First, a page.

Comet Ikeya-Zhang Photo Gallery
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Comet Ikeya-Zhang, which last visited the inner solar system in 1661, swung by the Sun on March 18, 2002. It is now glowing like a 3rd magnitude star -- albeit with a long, beautiful tail. This month the comet will move from the evening sky, where it is visible just after sunset, to the morning sky. Ikeya-Zhang's faint blue color and turbulent tail have made it one of the most photogenic comets in years.

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Unless otherwise stated, all images are copyrighted by the photographers.

  Photographer, Location, Date Larger images Comments

David Moore,

April 18

#1 David Moore sent this image of Comet Ikeya-Zhang with a Topcon Camera and 400 speed film. The image represents an 8-10 second exposure.

Charles Kiesel,
Fort Branch, IN
April 10, 15
#1, #2 Charles Kiesel: "The April 10th photo was taken with a 135mm lens and a 15 second exposure time. The April 15th photo was taken with a 200mm lens and about a 1-2 minute exposure time. Both were taken with some light pollution and thin haze."

Dr. P Clay Sherrod,
April 15
#1 Clay Sherrod: "The comet is fading! Although visible low on the northeast horizon this morning to the naked eye, I gave it a magnitude 3.9 with only about a 4 degree tail. Note the very nice spike coming from the coma, or head, which was quite obvious in binoculars."
John E Cordiale,
April 12
#1, #2 John Codiale gathered much data in these impressive two images, which include spectral analysis. Obtaining spectra helps us to determine the actual composition of the comet.

Dr. P Clay Sherrod,
April 18
#1 Clay Sherrod: "Ikeya Zhang, although rising substantially higher in the NE morning sky, is now showing signs of fading rapidly. This image was captured just minutes before the light of dawn and after the clearing of high cirrus clouds. The comet's magnitude in binoculars was estimated at 4.3 magnitude, just visible to the naked eye, and down almost one-half magnitude since April 12."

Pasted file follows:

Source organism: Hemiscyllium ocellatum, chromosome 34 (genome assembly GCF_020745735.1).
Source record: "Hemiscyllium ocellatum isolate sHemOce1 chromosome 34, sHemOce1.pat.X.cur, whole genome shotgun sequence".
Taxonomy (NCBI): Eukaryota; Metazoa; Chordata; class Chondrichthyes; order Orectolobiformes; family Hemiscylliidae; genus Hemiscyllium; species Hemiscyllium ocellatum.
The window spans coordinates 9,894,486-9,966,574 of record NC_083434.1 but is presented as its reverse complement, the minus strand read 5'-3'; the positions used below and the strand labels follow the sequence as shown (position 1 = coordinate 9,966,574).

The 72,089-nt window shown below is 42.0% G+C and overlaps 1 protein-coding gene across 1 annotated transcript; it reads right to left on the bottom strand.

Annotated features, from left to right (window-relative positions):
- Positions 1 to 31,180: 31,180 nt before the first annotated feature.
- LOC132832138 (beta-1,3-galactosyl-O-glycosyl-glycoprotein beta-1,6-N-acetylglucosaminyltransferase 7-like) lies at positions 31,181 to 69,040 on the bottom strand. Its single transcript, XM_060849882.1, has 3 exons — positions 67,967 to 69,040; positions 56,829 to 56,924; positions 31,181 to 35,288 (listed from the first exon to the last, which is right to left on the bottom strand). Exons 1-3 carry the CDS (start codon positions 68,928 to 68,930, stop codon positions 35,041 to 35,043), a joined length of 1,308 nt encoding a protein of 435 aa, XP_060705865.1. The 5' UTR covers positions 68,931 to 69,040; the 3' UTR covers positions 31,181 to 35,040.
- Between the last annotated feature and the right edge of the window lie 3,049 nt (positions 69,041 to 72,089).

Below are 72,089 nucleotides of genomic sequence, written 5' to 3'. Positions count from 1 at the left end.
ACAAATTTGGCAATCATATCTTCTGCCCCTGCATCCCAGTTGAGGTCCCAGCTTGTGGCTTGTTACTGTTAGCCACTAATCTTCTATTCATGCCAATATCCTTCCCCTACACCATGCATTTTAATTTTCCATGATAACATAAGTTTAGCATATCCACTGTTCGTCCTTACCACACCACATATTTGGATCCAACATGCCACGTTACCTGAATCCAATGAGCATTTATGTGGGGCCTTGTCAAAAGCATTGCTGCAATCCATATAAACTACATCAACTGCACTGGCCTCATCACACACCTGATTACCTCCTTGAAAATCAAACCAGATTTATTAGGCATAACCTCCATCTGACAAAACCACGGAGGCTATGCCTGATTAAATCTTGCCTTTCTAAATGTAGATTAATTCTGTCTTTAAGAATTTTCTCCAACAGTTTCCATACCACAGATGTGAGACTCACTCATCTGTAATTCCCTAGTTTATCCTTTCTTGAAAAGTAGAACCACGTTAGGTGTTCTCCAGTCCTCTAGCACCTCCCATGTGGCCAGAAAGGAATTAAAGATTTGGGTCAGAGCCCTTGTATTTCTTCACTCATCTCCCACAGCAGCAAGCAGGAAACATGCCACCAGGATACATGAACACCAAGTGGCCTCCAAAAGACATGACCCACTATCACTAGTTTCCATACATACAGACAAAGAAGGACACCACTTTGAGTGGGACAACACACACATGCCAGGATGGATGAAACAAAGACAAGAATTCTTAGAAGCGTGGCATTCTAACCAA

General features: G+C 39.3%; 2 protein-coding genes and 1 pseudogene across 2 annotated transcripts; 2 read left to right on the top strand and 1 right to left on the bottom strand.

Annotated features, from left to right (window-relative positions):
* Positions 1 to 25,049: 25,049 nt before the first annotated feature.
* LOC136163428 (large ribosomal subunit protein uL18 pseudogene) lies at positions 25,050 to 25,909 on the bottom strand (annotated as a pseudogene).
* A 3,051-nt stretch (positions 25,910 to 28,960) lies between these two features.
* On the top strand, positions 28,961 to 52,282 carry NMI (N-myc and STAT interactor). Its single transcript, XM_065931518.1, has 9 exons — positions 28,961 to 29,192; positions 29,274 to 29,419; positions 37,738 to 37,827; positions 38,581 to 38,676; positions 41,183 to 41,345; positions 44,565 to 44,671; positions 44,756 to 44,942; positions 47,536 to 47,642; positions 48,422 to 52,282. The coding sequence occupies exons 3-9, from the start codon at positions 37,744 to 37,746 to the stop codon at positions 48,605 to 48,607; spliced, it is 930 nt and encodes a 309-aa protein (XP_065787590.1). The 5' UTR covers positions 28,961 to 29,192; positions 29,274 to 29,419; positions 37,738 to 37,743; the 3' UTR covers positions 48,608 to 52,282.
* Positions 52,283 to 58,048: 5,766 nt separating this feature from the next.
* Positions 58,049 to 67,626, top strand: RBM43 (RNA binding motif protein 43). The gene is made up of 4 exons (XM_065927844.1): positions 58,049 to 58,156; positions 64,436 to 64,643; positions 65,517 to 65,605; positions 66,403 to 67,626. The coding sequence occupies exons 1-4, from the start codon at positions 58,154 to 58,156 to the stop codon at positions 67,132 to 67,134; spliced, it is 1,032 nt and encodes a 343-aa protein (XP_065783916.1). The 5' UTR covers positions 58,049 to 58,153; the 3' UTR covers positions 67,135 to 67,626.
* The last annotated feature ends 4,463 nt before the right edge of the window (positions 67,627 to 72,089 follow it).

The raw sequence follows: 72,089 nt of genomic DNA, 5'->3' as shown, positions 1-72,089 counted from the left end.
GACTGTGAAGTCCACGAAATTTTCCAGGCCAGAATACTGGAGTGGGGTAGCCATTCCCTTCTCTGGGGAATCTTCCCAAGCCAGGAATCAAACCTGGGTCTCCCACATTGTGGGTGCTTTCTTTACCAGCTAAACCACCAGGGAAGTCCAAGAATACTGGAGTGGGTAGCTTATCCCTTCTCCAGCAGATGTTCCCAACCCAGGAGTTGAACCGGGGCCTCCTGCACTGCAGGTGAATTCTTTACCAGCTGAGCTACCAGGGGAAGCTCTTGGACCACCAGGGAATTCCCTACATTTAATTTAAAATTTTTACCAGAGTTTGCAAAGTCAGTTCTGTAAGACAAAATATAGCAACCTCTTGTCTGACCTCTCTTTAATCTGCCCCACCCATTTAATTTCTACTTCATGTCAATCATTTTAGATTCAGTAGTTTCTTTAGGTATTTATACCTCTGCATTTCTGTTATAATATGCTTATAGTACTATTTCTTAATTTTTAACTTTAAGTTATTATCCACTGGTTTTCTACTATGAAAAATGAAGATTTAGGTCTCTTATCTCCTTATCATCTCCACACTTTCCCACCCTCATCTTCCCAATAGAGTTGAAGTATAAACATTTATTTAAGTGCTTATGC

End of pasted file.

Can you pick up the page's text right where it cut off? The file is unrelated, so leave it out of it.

Chris Schur,
Payson, Arizona
April 14
#1 Chris Schur captured this beautiful image of Ikeya-Zhang's deep green coma. He exposed his film for 15 minutes with each color filter (RGB), then stacked the exposures.

Tom Teters,
Northern Colorado
April 13
#1, #2 Tom Teters sent us these two 11-second exposures of the comet moving across a cloudy sky. He used an 80mm Stellarvue refracting telescope.

Jimmy Westlake,
Yampa, CO
April 12
#1, #2, #3 Jimmy Westlake: "Three new images of Comet I-Z taken the morning of April 12, 2002 from the Flat Top Mountains near Yampa, CO, elevation 9000 ft. What the comet is losing in brightness, it seems to be gaining in detail as it closes in on Earth."

Dominic Cantin,
Quebec, Canda
April 12
#1 Great detail is visible in this beautiful image of Comet Ikeya-Zhang by Dominic Cantin. He used an 8-inch schmidt-camera @ f/1.5 with Fuji 800 film. The image consists of three stacked five-minute exposures.

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